Factors Associated With Child Stunting, Wasting, and Underweight in 35 Low- and Middle-Income Countriesby Li et al
In this cross-sectional study of 299 353 children aged 12 to 59 months in 35 low- and middle-income countries, household socioeconomic status and parental nutritional status were the leading factors associated with child undernutrition in pooled analyses and in most country-specific analyses. Environmental conditions, health behaviors, disease prevalence, and maternal reproductive care were less frequently associated with child undernutrition, with substantial heterogeneity among countries.
Daily co-trimoxazole prophylaxis to prevent mortality in children with complicated severe acute malnutrition: a multicentre, double-blind, randomised placebo-controlled trialby Berkley et al
Children with complicated severe acute malnutrition (SAM) have a greatly increased risk of mortality from infections while in hospital and after discharge. In HIV-infected children, mortality and admission to hospital are prevented by daily co-trimoxazole prophylaxis, despite locally reported bacterial resistance to co-trimoxazole. This study aimed to assess the efficacy of daily co-trimoxazole prophylaxis on survival in children without HIV being treated for complicated SAM. This study suggest that daily co-trimoxazole prophylaxis did not reduce mortality in children with complicated SAM without HIV. Other strategies need to be tested in clinical trials to reduce deaths in this population.
Association between maternal age at childbirth and child and adult outcomes in the off spring: a prospective study in fi ve low-income and middle-income countries (COHORTS collaboration)by Fall et al
The study aimes to assess both child and adult outcomes in five LMICs. Children of young mothers in LMICs are disadvantaged at birth and in childhood nutrition and schooling. Efforts to prevent early childbearing should be strengthened. After adjustment for confounders, children of older mothers have advantages in nutritional status and schooling. Extremes of maternal age could be associated with disturbed off spring glucose metabolism.
The Early Childhood Obesity Prevention Program (ECHO): an ecologically-based intervention delivered by home visitors for newborns and their mothersby Cloutier et al
The goals of the Early Childhood Obesity Prevention Program (ECHO) are to examine the 12-month efficacy of a primary obesity prevention program targeting the first year of life that is delivered by home visitors and that engages mothers as agents of change to modify their own behavior and their infant’s behavior through education and skill-building around nutrition, physical activity, and wellness, and then “echoes” her training with linkages to neighborhood programs and resources. ECHO will provide important information about whether an enhanced behavior change curriculum integrated into an existing home visitation program, focused on the mother as the agent of change and linked to neighborhood resources is effective in changing energy balance behaviors in the infant and in the mother. If effective, the intervention could be widely disseminated to prevent obesity in young children.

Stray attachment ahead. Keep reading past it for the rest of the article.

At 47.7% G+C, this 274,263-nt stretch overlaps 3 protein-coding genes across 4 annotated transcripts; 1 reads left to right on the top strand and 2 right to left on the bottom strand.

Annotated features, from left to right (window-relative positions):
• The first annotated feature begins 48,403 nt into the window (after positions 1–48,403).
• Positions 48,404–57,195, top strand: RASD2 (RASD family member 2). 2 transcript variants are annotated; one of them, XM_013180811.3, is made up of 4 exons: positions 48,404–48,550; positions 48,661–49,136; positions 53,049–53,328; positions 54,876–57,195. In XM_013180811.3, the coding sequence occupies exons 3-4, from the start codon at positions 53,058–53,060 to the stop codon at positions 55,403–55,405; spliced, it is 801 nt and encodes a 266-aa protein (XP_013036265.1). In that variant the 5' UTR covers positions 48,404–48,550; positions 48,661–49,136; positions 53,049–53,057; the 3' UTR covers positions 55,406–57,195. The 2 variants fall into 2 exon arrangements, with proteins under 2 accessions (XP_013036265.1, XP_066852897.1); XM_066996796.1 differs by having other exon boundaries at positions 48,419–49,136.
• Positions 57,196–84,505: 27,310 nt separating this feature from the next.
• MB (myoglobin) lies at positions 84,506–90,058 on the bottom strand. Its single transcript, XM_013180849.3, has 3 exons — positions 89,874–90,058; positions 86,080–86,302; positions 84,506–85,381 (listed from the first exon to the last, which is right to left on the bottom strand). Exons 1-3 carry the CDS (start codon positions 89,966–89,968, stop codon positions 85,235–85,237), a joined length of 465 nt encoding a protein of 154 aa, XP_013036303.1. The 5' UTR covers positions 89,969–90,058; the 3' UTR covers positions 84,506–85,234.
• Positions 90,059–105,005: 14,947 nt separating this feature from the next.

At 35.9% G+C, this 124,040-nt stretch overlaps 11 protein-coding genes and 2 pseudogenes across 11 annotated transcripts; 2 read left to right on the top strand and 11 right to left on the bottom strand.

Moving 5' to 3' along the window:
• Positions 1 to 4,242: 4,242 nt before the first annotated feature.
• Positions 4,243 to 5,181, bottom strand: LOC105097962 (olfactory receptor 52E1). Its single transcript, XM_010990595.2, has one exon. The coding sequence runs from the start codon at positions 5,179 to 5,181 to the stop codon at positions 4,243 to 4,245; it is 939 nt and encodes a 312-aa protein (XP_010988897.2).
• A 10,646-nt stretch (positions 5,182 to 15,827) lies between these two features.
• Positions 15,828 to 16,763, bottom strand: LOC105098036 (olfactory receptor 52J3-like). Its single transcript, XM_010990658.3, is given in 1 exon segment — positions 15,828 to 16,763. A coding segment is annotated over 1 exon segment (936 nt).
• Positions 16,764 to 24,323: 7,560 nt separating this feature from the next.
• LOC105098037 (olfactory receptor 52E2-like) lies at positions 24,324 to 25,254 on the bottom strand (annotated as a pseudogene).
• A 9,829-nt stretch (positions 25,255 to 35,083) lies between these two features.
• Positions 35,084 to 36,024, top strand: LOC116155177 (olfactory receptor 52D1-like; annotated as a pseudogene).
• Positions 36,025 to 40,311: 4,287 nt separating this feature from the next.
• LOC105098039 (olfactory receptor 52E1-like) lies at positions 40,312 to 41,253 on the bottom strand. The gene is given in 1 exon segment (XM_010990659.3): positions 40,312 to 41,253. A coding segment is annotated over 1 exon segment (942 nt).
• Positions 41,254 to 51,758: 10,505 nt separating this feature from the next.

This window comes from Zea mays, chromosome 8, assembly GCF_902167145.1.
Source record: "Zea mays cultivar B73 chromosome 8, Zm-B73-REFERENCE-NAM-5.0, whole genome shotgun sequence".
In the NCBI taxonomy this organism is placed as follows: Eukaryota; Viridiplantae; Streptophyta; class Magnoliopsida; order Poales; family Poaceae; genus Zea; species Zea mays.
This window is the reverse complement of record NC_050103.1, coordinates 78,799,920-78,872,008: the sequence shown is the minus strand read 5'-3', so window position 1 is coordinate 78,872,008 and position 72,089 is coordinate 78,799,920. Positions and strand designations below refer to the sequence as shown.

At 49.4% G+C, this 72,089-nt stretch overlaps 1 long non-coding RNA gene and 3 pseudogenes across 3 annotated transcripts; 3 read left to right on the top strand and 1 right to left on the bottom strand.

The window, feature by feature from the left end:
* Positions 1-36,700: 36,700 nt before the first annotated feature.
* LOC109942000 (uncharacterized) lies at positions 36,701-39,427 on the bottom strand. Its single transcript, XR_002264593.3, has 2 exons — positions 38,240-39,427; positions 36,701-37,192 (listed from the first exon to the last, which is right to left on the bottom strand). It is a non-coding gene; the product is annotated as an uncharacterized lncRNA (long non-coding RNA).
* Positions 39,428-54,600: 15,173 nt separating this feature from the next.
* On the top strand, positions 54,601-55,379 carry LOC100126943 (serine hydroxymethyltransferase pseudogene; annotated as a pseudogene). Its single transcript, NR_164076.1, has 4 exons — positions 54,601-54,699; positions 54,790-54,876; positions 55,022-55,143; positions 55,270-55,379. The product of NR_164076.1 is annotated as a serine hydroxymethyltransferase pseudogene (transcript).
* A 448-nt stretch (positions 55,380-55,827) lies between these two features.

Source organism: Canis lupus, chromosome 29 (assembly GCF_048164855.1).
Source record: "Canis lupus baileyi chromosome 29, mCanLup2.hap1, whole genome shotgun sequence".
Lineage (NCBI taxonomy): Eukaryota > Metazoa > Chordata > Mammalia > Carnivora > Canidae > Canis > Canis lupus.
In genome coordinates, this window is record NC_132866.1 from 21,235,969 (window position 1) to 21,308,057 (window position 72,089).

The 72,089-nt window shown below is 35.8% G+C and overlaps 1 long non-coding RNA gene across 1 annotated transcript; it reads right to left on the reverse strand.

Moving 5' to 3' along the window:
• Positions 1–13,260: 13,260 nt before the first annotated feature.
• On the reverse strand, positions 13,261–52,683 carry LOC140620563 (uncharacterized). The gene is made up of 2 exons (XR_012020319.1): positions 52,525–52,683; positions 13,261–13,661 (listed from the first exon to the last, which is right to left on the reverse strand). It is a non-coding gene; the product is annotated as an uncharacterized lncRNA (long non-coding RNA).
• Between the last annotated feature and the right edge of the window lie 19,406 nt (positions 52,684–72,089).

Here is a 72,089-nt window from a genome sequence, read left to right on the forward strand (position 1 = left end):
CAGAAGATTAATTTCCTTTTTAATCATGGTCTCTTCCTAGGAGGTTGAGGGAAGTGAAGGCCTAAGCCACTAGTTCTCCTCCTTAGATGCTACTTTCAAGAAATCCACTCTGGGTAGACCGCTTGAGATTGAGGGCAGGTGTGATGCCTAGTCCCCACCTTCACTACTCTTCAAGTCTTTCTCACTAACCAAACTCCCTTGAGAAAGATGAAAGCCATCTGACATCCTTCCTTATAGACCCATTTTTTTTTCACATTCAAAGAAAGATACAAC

Associations between objectively assessed and questionnaire-based sedentary behaviour with BMI-defined obesity among general population children and adolescents living in Englandby Coombs et al
The objective of this study was to examine associations between a range of objectively measured and questionnaire-based SB indicators with obesity and body mass index (BMI) to assess whether these associations were independent of physical activity. TV time (but not non-TV sitting or objectively-measured SB) was consistently associated with higher levels of obesity and BMI SD score, even after adjusting for MVPA and other potential confounders. Weaker associations were observed for total sitting time.
The objective of this systematic review is to investigate the changes in the prevalence of stunting, a chronic form of undernutrition, in South Africa over 40 years, and to derive lessons from the South African experience, a country in an advanced process of transition in sub-Saharan Africa.
WHO European Childhood Obesity Surveillance Initiative: body mass index and level of overweight among 6–9-year-old children from school year 2007/2008 to school year 2009/2010by Wijnhoven et al
The World Health Organization (WHO) Regional Office for Europe has established the Childhood Obesity Surveillance Initiative (COSI) to monitor changes in overweight in primary-school children. The aims of this paper are to present the anthropometric results of COSI Round 2 (2009/2010) and to explore changes in body mass index (BMI) and overweight among children within and across nine countries from school years 2007/2008 to 2009/2010. Changes in BMI and prevalence of overweight over a two-year period varied significantly among European countries. It may be that countries with higher prevalence of overweight in COSI Round 1 have implemented interventions to try to remedy this situation.
The prevalence of obesity has substantially increased in the past 3 decades in both developed and developing countries and may lead to an increase in high blood pressure (BP) at an early age. This study aimed to determine the prevalence of obesity and its association with blood pressure among primary school children in central Thailand. Obesity among school children was positively associated with higher BP. Prevention of childhood obesity should be strengthened to prevent the risk of early high BP including cardiovascular risk factors.